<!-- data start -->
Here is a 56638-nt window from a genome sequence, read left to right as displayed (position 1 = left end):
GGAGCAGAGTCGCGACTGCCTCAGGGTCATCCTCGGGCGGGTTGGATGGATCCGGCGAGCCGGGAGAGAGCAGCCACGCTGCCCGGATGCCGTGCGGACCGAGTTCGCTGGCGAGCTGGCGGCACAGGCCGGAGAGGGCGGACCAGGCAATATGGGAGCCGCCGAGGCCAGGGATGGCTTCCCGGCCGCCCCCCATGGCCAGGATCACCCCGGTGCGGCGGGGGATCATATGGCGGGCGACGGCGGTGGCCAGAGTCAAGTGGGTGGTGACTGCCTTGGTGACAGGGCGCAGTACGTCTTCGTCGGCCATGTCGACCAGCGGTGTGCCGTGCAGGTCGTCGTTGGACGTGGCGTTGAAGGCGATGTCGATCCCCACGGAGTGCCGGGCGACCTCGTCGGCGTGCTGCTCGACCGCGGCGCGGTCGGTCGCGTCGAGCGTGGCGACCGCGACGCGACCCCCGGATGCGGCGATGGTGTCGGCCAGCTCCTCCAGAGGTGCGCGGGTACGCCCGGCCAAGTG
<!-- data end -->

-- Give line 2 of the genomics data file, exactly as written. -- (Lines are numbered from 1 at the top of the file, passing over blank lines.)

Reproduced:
GGAGCAGAGTCGCGACTGCCTCAGGGTCATCCTCGGGCGGGTTGGATGGATCCGGCGAGCCGGGAGAGAGCAGCCACGCTGCCCGGATGCCGTGCGGACCGAGTTCGCTGGCGAGCTGGCGGCACAGGCCGGAGAGGGCGGACCAGGCAATATGGGAGCCGCCGAGGCCAGGGATGGCTTCCCGGCCGCCCCCCATGGCCAGGATCACCCCGGTGCGGCGGGGGATCATATGGCGGGCGACGGCGGTGGCCAGAGTCAAGTGGGTGGTGACTGCCTTGGTGACAGGGCGCAGTACGTCTTCGTCGGCCATGTCGACCAGCGGTGTGCCGTGCAGGTCGTCGTTGGACGTGGCGTTGAAGGCGATGTCGATCCCCACGGAGTGCCGGGCGACCTCGTCGGCGTGCTGCTCGACCGCGGCGCGGTCGGTCGCGTCGAGCGTGGCGACCGCGACGCGACCCCCGGATGCGGCGATGGTGTCGGCCAGCTCCTCCAGAGGTGCGCGGGTACGCCCGGCCAAGTG